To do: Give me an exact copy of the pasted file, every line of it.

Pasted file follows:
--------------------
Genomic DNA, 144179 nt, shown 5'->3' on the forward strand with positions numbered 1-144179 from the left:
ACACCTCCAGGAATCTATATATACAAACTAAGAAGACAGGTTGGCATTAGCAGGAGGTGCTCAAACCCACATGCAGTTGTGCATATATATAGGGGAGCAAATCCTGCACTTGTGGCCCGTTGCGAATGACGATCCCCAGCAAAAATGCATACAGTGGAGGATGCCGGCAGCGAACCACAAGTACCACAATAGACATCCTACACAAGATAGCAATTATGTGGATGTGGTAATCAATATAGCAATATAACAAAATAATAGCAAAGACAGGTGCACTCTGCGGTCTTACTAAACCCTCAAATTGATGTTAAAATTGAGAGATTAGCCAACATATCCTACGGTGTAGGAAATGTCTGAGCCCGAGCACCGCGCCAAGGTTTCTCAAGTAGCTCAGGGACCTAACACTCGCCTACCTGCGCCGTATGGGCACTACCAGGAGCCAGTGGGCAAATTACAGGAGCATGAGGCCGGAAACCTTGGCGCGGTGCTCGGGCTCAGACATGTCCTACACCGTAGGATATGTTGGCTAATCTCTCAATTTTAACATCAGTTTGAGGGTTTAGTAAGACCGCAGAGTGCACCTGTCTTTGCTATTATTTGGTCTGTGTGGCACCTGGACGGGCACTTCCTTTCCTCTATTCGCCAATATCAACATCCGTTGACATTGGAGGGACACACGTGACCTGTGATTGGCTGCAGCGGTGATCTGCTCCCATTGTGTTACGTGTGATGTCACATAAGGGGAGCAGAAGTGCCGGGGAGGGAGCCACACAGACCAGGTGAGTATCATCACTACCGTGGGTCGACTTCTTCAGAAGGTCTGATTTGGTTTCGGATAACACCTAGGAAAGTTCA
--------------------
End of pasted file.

Genomic DNA, 144179 nt, shown 5'->3' on the forward strand with positions numbered 1-144179 from the left:
ACACCTCCAGGAATCTATATATACAAACTAAGAAGACAGGTTGGCATTAGCAGGAGGTGCTCAAACCCACATGCAGTTGTGCATATATATAGGGGAGCAAATCCTGCACTTGTGGCCCGTTGCGAATGACGATCCCCAGCAAAAATGCATACAGTGGAGGATGCCGGCAGCGAACCACAAGTACCACAATAGACATCCTACACAAGATAGCAATTATGTGGATGTGGTAATCAATATAGCAATATAACAAAATAATAGCAAAGACAGGTGCACTCTGCGGTCTTACTAAACCCTCAAATTGATGTTAAAATTGAGAGATTAGCCAACATATCCTACGGTGTAGGAAATGTCTGAGCCCGAGCACCGCGCCAAGGTTTCTCAAGTAGCTCAGGGACCTAACACTCGCCTACCTGCGCCGTATGGGCACTACCAGGAGCCAGTGGGCAAATTACAGGAGCATGAGGCCGGAAACCTTGGCGCGGTGCTCGGGCTCAGACATGTCCTACACCGTAGGATATGTTGGCTAATCTCTCAATTTTAACATCAGTTTGAGGGTTTAGTAAGACCGCAGAGTGCACCTGTCTTTGCTATTATTTGGTCTGTGTGGCACCTGGACGGGCACTTCCTTTCCTCTATTCGCCAATATCAACATCCGTTGACATTGGAGGGACACACGTGACCTGTGATTGGCTGCAGCGGTGATCTGCTCCCATTGTGTTACGTGTGATGTCACATAAGGGGAGCAGAAGTGCCGGGGAGGGAGCCACACAGACCAGGTGAGTATCATCACTACCGTGGGTCGACTTCTTCAGAAGGTCTGATTTGGTTTCGGATAACACCTAGGAAAGTTCA